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In Reply Dr Kurlansky raises a concern about the positive predictive value of diagnosis codes used to identify perioperative AF in our study of the long-term risk of stroke associated with this condition. Two separate issues should be considered in this regard.
The sensitivity of 88% and specificity of 86% that we cited concerned the present-on-admission status for a given diagnosis code, not the diagnosis code itself. In other words, among patients with a documented diagnosis of AF during a surgical hospitalization, the present-on-admission indicator would be expected to be 88% sensitive and 86% specific for distinguishing cases of AF that were diagnosed prior to the hospitalization compared with new-onset cases during the hospitalization. Given a true prevalence of approximately 67% for preexisting AF in the perioperative setting,1 the positive and negative predictive values for preexisting (as opposed to new-onset) cases of AF would be expected to be approximately 80% to 90%.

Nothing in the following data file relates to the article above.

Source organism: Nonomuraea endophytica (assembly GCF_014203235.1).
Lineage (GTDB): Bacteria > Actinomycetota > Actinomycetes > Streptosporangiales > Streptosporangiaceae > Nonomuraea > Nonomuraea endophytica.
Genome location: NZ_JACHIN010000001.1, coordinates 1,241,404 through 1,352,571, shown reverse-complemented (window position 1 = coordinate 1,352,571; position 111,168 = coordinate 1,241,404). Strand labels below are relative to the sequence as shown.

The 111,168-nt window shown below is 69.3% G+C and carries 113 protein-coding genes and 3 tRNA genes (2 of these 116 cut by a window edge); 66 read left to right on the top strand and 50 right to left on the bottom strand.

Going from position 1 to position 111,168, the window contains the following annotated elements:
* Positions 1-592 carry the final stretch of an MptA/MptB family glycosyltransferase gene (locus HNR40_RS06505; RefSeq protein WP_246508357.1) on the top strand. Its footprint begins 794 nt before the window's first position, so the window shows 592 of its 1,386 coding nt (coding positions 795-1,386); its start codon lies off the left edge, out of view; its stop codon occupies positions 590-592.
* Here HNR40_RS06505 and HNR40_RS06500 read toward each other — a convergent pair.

Gialdini G, Bhave PD, Kamel H. Stroke Risk Following Perioperative Atrial Fibrillation—Reply. JAMA. 2014;312(22):2410-2411. doi:10.1001/jama.2014.14505